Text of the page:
A 'volunteer association' for the purposes of the WHS Act is a group of volunteers working together for one or more community purposes where nobody is employed. If a volunteer association is run purely by volunteers it:
- is not captured by the WHS Act
- does not have duties under the WHS Act, although common law obligations to ensure the safety of their volunteers remain.
However, if a volunteer association employs someone to carry out work then it:
- meets the definition of a PCBU
- falls within the scope of the WHS Act
- must ensure the health and safety of workers, including volunteers, consult with them on WHS matters, and provide adequate information, training and supervision.
A volunteer who is an Officer of a PCBU must comply with the health and safety duties of that role.
Safe Work Australia has developed a comprehensive volunteer resource guide and other guidance material to help volunteer organisations understand and comply with any obligations under the WHS Act.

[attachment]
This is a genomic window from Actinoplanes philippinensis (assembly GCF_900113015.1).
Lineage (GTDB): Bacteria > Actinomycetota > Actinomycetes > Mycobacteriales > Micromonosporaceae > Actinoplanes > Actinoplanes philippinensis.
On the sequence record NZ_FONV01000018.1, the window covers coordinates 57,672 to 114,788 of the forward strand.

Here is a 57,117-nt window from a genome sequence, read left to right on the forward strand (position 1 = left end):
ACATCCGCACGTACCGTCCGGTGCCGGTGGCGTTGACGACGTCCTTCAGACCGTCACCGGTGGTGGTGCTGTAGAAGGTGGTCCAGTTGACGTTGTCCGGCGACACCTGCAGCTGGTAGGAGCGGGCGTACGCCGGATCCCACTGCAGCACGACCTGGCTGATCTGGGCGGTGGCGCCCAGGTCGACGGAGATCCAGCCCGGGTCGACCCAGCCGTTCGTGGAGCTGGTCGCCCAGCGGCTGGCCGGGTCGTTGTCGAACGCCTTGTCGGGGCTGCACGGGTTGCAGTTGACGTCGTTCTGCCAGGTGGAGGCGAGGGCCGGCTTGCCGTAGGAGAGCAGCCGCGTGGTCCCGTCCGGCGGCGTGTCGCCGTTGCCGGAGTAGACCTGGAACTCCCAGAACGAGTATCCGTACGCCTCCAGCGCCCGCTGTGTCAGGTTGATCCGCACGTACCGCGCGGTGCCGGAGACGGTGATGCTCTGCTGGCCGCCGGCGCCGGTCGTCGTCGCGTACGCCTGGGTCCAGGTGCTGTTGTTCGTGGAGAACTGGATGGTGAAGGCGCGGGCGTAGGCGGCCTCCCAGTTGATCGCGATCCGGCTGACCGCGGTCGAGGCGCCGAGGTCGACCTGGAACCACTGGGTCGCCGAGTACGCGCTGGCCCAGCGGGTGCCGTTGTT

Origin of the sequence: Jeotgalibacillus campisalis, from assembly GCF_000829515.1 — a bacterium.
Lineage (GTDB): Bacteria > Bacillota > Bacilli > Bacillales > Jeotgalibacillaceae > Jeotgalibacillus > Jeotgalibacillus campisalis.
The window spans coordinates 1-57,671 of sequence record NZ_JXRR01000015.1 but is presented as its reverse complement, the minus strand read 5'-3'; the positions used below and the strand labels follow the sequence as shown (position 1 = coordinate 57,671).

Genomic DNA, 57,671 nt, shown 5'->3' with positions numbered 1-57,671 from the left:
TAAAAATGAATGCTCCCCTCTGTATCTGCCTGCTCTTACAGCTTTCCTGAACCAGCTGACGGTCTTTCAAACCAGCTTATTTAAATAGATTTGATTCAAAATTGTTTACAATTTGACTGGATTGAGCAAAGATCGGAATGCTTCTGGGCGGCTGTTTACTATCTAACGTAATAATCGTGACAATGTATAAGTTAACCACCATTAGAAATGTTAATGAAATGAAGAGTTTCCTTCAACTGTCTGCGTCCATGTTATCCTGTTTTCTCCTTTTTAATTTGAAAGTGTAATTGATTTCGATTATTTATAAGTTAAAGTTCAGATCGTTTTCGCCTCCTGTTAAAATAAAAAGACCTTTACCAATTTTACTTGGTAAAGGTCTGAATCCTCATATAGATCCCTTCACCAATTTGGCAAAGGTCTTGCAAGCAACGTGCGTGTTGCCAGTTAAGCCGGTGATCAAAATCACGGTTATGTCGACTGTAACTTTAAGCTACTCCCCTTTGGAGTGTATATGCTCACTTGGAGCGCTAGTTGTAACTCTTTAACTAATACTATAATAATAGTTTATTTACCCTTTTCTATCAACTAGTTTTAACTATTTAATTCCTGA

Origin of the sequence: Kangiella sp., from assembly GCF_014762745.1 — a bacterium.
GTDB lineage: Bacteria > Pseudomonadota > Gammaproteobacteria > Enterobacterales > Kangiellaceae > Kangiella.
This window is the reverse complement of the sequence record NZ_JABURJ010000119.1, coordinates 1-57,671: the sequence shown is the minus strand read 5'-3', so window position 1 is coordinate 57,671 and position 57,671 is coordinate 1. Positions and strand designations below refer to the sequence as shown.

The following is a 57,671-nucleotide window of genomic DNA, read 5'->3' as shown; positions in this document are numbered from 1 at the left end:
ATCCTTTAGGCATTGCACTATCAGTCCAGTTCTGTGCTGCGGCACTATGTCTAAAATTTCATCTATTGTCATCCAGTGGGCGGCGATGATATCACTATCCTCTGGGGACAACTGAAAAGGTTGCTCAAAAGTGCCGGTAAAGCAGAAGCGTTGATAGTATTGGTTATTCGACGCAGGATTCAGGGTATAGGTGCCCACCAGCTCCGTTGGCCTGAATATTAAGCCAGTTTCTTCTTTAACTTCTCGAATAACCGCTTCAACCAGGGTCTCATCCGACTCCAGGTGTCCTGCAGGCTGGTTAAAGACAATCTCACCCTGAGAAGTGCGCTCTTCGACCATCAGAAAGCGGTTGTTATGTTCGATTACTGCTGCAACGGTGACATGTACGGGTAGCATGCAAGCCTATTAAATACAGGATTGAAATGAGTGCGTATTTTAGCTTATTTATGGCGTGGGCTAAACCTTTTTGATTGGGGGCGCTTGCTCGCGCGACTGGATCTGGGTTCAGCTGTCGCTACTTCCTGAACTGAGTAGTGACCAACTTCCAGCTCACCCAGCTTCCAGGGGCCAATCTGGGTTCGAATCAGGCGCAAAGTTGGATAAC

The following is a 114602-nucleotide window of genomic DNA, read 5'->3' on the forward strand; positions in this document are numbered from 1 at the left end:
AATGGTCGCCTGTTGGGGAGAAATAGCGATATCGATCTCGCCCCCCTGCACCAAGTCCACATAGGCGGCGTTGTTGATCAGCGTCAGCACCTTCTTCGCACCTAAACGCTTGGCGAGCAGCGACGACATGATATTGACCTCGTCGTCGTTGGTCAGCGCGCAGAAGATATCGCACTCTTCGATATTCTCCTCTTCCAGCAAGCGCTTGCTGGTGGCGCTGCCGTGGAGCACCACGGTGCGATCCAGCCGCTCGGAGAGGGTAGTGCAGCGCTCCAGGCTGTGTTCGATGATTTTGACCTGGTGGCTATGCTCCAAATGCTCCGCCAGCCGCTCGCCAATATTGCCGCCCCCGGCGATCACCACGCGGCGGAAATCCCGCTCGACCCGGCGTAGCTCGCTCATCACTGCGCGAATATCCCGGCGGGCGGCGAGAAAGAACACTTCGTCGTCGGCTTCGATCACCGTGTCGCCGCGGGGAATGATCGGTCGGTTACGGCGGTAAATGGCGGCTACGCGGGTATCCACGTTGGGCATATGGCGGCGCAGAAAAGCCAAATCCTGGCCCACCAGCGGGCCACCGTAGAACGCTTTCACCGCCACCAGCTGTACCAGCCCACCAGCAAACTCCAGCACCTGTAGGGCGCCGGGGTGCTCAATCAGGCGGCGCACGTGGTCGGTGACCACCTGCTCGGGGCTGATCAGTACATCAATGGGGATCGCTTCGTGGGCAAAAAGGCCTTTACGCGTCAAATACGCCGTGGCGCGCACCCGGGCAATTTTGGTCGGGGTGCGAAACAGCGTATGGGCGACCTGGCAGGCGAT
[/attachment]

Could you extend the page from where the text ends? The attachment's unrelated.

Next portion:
A worker is anyone who carries out work for a person conducting a business or undertaking (PCBU) regardless of whether they are full-time, part-time or casual. This can be an:
- contractor or subcontractor, or an employee thereof
- outworker, such as a contractor or worker who is engaged to work from their home or at a place that would not previously have been thought of as a business premise
- apprentice or trainee
- school-based work experience student
- labour hire worker
A worker's responsibility is to take reasonable care of their own safety, whilst ensuring they don’t unfavourably affect the health and safety of anyone else, be it a fellow worker, client, customer or visitor. Workers must also comply with any reasonable instruction given by the PCBU and co‑operate with their work health and safety policies and procedures.
Clients, visitors and customers have their own work health and safety responsibilities, similar to those of a worker. They should be aware of their own safety and the safety of anyone else in the workplace and follow any instructions given by the PCBU.
A workplace includes any place where a worker goes or is likely to be for their work, such as a shop, office or factory. It includes construction sites, as well as vehicles, vessels, aircraft or other mobile structures on land or water.